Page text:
On The Road To 2008 - Commentary on issues as we countdown to the next opportunity to change the direction of America

Thursday, May 29, 2008

Why The Truth Behind A Voting Record Matters

Republicans have produced rankings of their own on "green" issues, based mainly on the voting record of Republicans in the House and the Senate, and have given Dave Reichert top scores in his party.

The problem is that Reichert has a pattern of voting on at least 25 different bills in the 110th Congress that means any such ranking must come with an asterisk.

If you look at the bills they used in their scoring, the very first one, H.R. 6 was one such bill Dave Reichert opposed before flipping to record a safe-preservation vote on. Eliminate that from his tally and he doesn't get the award.

That's why the issues I've been bringing up regarding these votes matter. Any one of these votes has the power to put Reichert's name at the top of some ranking that is based on voting records. Reichert knows that, and the Republican party knows that, and so whenever possible, Reichert is given the "green" light (so to speak) to prop up his environmental credentials or "moderate" standing by taking safe votes, often against his party, after having voted with his party to block or neuter the very same bill.

Reichert's latest ranking was covered yesterday by a number of outlets. The Stranger, The PI's Strange Bedfellows blog, Politicker WA, and David Postman's blog at the Seattle Times.

The Politicker and the PI's Joel Connelly wrote what essentially were press releases on Reichert's behalf, although Connelly does at least inform us that Reichert's still going to have a tough sell with the Sierra Club. I would hope so. Neither make note of how Reichert's voting record on the environment stacks up to Washington Democrats (hint: it doesn't - topping Republicans on the environment is not all that impressive).

As the Burner campaign puts it, "Claiming that Congressman Reichert is the 'greenest Republican' is like claiming Camel Lights are the healthiest cigarette."

Erica C. Barnett at The Stranger and David Postman do at least provide for a response from the Darcy Burner campaign on Reichert's ranking, and both include links back to postings I've written on Reichert's flip-flop votes.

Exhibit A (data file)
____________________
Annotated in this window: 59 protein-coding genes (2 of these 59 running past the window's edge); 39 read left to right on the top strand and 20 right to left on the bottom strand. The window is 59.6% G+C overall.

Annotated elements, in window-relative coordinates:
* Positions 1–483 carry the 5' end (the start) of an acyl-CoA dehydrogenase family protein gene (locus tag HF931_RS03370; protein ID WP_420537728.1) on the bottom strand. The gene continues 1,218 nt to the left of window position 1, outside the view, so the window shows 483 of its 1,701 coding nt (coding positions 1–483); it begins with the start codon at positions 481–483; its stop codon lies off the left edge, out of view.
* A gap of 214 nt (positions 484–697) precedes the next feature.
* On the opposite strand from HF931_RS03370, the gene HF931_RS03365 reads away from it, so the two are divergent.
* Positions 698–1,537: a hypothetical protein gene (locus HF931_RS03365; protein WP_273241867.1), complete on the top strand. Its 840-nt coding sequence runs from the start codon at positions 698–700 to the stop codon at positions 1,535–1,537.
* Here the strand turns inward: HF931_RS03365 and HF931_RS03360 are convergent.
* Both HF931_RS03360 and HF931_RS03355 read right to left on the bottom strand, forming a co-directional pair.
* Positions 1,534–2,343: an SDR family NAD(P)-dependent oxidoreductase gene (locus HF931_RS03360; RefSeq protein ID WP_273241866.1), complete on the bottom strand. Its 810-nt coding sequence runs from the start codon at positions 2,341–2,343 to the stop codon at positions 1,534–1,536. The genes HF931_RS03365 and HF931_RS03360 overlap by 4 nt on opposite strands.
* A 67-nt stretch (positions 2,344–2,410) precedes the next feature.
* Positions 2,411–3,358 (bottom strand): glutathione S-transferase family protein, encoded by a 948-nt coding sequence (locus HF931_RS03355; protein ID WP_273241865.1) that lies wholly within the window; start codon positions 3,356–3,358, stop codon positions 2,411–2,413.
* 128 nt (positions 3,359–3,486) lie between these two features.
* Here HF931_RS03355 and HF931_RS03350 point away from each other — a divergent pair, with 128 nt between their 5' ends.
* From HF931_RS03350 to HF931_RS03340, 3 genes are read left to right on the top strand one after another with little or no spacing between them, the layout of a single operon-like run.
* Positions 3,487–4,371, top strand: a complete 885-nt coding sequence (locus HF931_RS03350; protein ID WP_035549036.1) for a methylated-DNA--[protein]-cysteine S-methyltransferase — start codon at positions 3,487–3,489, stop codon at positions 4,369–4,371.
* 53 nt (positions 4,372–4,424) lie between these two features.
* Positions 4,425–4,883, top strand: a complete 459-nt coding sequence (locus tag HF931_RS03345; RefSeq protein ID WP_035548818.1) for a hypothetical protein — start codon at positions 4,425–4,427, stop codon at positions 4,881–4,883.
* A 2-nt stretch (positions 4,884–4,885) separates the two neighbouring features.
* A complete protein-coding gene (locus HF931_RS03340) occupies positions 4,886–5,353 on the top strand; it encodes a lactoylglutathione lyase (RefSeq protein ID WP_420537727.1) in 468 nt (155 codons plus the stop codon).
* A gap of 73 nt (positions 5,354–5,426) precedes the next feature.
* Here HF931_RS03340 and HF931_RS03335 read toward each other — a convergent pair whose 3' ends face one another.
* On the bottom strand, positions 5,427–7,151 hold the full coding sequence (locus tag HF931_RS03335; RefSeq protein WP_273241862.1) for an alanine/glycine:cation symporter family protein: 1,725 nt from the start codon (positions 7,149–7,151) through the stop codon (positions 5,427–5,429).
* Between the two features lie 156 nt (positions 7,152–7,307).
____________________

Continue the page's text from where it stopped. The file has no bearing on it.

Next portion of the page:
Not one of these writers questions the actual list of votes used to produce these rankings, as they should have, but that would require a level of critical thinking almost non-existent in the mainstream media these days.

For example, one bill that could have been included, but was not, was another one that got the Reichert flip-flop voting treatment: H.R. 5351, the Renewable Energy and Energy Conservation Tax Act of 2008. I wrote about it in February. Let me repeat what I wrote in Postman's comment thread about it:
In this bill the House repealed $13.6 billion in subsidies the Republican Congress had given to ExxonMobil, Royal Dutch Shell, BP, Chevron and ConocoPhillip in 2004.

But how do we understand Reichert's votes on this?

After all, he voted for a Republican alternative to the bill that would have maintained the subsidies, effectively neutering the bill, and then turned around and voted for the bill that eliminated them.

So if Reichert was in favor of maintaining the subsidies, why did he vote to eliminate them? And if he is against the subsidies, why did he, on the same day, vote to preserve them?
If you included this bill in the rankings, how would you score Reichert? If you just go by the final vote you miss half the story.

As a constituent, such votes send the signal that my congressman is trying to be on both sides of the same issue. How is one to know what Reichert stands for, and what his principles are when he's first against something, and then suddenly for it? I'm at least paying attention, and I'm not so naive to not understand what's really going on here, but if the press doesn't investigate and report this type of thing, most voters will never know the truth behind Reichert's voting record.

I can understand that reporters would be skeptical of claims any campaign makes about the other, that's to be expected. However, this isn't something the Burner campaign has concocted, as much as I am glad that they've noticed what I've been writing about for many years now. The voting record is public and just needs a little scrutiny to discover the underlying patterns, and reporters can see for themselves something is going on here, and should be asking themselves why and why it should matter. These voting rankings are why it matters. The opportunity for a candidate to paint a false picture of his voting record is why it should matter to organizations that should be looking to report on the truth, and not simply echo party press releases.

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